Toll Frees Get Sticky

Following the emergence of a black market for valuable toll free numbers, including catchy vanity numbers, sources say federal authorities are cracking down on the illegal sales of 800 numbers.
Learn more information to protect yourself here.

The Patriot Act in Action

Has the government gone too far with their so called “regulations” (or lack there of) on phone tapping? If you are asking yourself why the government might want to tap lil’ ‘ol you and just forget about it… Don’t, because you’re in for a big surprise. Read more here.

Government Money Spent on Crackdown

Is it worth spending government money to crack down on people making the illegal sale of a toll free number? Many people are torn on the issue. One wonders how high the cost of these monitorings is and if the shake down is actually worth it. To get more information on this click here.

FCC Mandates Faster Porting of Telephone Numbers

The Federal Communications Commission has voted to mandate landline phone companies to move faster when their subscribers request moving their phone number to a rival service. The commission will require companies to transfer, or “port,” landline phone numbers within one business day. Wireless numbers are typically ported within one day — in some cases within hours — and the FCC has determined that landline companies should move just as quickly.

The FCC wants procedures developed within about three months. The carriers will then have nine months to comply. Smaller carriers will get an extra six months, for a total of about a year and a half before the new rules will be set in motion.

FCC Warns, Tricky Language Can Land You in an Illegal Deal

Following the emergence of a black market for valuable toll free numbers, including catchy vanity numbers, sources say federal authorities are cracking down on the illegal sales of 800 numbers.

Insiders say to avoid being caught in an undercover investigation and facing hefty fines from the Federal Communications Commission, anyone interested in obtaining an 800 number should deal with reputable service providers such as Qwest, or AT&T.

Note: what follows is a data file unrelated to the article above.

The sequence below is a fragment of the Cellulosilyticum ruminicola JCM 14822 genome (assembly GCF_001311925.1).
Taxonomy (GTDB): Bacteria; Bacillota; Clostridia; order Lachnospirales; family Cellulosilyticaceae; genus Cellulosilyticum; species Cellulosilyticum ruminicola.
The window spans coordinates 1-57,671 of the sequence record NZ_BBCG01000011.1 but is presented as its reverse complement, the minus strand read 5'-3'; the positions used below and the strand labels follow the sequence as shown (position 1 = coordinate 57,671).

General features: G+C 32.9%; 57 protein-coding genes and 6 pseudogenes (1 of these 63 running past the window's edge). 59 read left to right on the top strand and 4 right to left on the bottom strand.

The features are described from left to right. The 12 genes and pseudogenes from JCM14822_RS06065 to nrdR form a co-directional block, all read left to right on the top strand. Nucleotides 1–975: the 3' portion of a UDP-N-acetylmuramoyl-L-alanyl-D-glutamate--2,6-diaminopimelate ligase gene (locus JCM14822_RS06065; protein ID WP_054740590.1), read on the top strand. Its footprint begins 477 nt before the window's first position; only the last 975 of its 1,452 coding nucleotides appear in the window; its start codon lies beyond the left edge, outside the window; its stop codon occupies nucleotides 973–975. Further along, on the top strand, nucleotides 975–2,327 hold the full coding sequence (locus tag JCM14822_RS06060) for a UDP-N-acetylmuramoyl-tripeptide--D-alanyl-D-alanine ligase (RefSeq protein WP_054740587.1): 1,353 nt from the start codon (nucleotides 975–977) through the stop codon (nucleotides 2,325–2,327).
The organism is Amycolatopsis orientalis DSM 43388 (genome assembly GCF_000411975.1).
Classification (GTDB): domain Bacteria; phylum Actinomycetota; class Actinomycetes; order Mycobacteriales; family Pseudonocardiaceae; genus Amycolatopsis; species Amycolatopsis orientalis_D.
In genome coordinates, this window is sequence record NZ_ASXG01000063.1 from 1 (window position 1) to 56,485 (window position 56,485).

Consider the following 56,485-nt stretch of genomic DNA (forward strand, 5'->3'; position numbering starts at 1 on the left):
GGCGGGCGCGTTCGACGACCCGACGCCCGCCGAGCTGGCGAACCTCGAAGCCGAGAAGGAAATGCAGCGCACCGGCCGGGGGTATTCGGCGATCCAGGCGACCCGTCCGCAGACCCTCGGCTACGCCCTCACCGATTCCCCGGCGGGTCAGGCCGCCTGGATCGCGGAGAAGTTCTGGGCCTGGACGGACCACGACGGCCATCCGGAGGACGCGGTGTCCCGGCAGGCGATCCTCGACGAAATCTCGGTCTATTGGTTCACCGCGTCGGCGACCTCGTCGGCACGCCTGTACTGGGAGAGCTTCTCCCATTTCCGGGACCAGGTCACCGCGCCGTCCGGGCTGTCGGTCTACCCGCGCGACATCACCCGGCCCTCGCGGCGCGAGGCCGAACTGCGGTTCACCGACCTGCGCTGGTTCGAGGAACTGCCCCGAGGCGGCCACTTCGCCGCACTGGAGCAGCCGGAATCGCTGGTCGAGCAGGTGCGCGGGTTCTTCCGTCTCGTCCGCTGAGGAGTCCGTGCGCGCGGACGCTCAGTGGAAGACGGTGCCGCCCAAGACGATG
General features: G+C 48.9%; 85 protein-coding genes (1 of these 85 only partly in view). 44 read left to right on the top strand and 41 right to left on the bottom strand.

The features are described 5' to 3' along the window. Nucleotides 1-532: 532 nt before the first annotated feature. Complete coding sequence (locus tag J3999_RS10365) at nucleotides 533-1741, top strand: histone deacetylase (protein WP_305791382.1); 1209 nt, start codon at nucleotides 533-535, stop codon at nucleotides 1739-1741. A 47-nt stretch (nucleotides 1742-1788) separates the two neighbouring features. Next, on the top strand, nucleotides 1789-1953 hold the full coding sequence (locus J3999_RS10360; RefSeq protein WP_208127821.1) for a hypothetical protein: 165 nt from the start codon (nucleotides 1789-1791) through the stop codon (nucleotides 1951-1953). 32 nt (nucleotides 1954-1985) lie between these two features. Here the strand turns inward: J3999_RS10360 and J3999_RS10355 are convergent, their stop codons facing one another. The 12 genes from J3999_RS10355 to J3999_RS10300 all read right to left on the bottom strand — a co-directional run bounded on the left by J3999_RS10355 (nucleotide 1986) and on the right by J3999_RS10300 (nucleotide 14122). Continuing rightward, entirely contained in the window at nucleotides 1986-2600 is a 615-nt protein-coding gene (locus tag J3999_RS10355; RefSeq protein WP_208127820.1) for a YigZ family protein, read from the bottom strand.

Read more here.

FCC Reviews Use of Toll Free Numbers

The FCC has a long history of reviewing legislation with regard to the use of toll free. For instance, the Telecommunications Act of 1996 amended section 228 to impose more stringent restrictions on the use of toll-free numbers to charge consumers for information services. On July 11, 1996, the Commission amended its rules governing interstate pay-per-call (900 numbers) and other information services to address abusive practices that threatened public confidence in toll-free numbers and left telephone subscribers vulnerable to unexpected charges for calls and information services.

Fair Distribution is Rule of Law

In March 1998, the FCC ordered the fair distribution of vanity toll free numbers. The Commission concluded that assigning vanity numbers would be on a first-come, first-served basis to ensure fair allocation of numbers. The FCC decided that “a first-come, first-served process is also the most efficient method for assigning toll free numbers because it is the most easily administered and least expensive way to allocate numbers.” The FCC also announced that the the first-come, first-served system avoids disputes among subscribers over who is entitled to a particular number.